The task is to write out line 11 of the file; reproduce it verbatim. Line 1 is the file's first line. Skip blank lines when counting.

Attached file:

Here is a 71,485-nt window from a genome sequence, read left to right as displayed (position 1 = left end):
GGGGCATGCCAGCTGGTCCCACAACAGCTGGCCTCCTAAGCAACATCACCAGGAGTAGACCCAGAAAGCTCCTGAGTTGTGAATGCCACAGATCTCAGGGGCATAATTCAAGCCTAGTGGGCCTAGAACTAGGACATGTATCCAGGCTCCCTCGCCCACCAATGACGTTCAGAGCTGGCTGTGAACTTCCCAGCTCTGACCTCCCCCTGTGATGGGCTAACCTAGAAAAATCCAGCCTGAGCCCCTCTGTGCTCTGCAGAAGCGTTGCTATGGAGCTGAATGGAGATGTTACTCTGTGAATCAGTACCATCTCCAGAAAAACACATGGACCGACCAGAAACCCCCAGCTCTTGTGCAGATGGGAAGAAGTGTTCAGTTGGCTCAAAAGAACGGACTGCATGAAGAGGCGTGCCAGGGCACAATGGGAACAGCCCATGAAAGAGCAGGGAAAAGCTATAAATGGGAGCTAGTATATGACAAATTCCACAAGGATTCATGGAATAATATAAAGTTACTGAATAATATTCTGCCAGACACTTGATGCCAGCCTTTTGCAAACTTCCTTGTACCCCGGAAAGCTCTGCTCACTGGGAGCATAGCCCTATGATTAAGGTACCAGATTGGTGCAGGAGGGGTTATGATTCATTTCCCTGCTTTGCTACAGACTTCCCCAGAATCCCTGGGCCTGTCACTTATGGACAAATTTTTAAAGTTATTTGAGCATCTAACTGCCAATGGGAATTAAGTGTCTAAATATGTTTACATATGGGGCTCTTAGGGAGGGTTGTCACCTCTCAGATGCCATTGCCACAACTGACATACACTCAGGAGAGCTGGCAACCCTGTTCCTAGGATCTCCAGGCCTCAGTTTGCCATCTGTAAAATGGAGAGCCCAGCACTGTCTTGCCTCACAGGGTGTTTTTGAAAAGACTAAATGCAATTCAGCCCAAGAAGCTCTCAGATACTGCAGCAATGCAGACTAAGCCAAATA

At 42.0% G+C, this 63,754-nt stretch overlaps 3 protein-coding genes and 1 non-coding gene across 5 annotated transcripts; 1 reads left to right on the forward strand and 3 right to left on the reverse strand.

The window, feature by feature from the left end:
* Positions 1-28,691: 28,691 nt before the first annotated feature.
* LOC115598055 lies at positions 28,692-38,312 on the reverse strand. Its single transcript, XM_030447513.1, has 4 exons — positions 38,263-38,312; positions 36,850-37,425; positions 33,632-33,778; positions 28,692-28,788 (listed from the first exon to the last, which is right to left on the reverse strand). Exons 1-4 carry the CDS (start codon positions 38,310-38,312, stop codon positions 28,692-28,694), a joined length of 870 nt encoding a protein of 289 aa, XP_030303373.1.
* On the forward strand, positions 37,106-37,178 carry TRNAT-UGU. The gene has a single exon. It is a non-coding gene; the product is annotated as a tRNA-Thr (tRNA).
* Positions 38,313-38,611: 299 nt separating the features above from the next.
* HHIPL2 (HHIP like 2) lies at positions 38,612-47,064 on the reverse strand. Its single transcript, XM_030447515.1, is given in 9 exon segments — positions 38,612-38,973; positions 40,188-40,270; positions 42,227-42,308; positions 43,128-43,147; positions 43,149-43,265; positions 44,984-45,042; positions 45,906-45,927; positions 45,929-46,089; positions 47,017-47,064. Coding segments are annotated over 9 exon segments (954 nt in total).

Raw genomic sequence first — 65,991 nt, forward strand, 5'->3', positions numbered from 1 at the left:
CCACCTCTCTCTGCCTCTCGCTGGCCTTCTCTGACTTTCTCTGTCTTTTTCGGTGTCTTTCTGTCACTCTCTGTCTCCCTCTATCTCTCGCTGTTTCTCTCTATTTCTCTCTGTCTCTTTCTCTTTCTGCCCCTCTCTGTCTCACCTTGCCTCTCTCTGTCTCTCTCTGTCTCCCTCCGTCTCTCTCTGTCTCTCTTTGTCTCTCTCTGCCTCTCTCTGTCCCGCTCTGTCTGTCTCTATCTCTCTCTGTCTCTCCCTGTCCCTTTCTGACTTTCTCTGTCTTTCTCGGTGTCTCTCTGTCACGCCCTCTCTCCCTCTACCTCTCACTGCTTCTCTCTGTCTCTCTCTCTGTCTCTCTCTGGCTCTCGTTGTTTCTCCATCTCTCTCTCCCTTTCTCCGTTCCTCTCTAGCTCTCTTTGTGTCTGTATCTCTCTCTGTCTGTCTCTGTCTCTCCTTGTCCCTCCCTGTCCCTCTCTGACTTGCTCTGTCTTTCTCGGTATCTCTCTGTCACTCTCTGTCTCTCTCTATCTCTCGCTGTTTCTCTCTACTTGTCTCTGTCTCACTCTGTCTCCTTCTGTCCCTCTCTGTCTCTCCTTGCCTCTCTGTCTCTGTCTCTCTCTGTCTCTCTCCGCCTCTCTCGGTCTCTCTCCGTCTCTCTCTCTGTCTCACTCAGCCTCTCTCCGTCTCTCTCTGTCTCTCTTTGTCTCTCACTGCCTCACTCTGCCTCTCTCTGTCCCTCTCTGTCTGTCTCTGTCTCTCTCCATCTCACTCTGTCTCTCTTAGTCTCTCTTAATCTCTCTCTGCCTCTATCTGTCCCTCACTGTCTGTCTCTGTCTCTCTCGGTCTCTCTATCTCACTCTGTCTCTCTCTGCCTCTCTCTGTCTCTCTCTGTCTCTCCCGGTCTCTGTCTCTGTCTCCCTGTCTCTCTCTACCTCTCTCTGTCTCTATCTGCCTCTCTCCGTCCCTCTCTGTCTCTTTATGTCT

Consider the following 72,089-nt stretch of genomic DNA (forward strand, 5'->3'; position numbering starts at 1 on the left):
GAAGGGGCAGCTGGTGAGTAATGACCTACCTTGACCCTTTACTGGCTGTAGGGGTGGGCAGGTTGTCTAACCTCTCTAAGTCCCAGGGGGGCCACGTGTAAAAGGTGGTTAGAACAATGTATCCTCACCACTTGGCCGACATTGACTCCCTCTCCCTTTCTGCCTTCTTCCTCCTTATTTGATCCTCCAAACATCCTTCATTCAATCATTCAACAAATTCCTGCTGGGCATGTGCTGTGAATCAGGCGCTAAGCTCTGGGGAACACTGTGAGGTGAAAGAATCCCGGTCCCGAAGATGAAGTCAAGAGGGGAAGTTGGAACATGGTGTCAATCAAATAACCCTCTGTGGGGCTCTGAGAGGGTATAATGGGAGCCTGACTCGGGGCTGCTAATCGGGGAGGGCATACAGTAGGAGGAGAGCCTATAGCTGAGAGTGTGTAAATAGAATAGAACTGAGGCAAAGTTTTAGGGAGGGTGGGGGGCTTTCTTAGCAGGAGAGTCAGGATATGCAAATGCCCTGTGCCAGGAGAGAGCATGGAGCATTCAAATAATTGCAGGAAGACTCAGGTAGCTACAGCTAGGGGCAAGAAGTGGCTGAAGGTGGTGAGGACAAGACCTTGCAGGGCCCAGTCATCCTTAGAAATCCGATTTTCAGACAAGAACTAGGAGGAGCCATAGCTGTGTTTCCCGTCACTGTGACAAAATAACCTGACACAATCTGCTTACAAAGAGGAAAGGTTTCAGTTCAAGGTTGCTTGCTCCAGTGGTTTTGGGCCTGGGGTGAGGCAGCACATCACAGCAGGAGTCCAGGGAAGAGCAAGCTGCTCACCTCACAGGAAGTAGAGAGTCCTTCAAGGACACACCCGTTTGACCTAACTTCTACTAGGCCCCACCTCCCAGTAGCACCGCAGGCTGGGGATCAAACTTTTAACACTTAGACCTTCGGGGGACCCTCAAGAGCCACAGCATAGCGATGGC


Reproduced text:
CCACCTCTCTCTGCCTCTCGCTGGCCTTCTCTGACTTTCTCTGTCTTTTTCGGTGTCTTTCTGTCACTCTCTGTCTCCCTCTATCTCTCGCTGTTTCTCTCTATTTCTCTCTGTCTCTTTCTCTTTCTGCCCCTCTCTGTCTCACCTTGCCTCTCTCTGTCTCTCTCTGTCTCCCTCCGTCTCTCTCTGTCTCTCTTTGTCTCTCTCTGCCTCTCTCTGTCCCGCTCTGTCTGTCTCTATCTCTCTCTGTCTCTCCCTGTCCCTTTCTGACTTTCTCTGTCTTTCTCGGTGTCTCTCTGTCACGCCCTCTCTCCCTCTACCTCTCACTGCTTCTCTCTGTCTCTCTCTCTGTCTCTCTCTGGCTCTCGTTGTTTCTCCATCTCTCTCTCCCTTTCTCCGTTCCTCTCTAGCTCTCTTTGTGTCTGTATCTCTCTCTGTCTGTCTCTGTCTCTCCTTGTCCCTCCCTGTCCCTCTCTGACTTGCTCTGTCTTTCTCGGTATCTCTCTGTCACTCTCTGTCTCTCTCTATCTCTCGCTGTTTCTCTCTACTTGTCTCTGTCTCACTCTGTCTCCTTCTGTCCCTCTCTGTCTCTCCTTGCCTCTCTGTCTCTGTCTCTCTCTGTCTCTCTCCGCCTCTCTCGGTCTCTCTCCGTCTCTCTCTCTGTCTCACTCAGCCTCTCTCCGTCTCTCTCTGTCTCTCTTTGTCTCTCACTGCCTCACTCTGCCTCTCTCTGTCCCTCTCTGTCTGTCTCTGTCTCTCTCCATCTCACTCTGTCTCTCTTAGTCTCTCTTAATCTCTCTCTGCCTCTATCTGTCCCTCACTGTCTGTCTCTGTCTCTCTCGGTCTCTCTATCTCACTCTGTCTCTCTCTGCCTCTCTCTGTCTCTCTCTGTCTCTCCCGGTCTCTGTCTCTGTCTCCCTGTCTCTCTCTACCTCTCTCTGTCTCTATCTGCCTCTCTCCGTCCCTCTCTGTCTCTTTATGTCT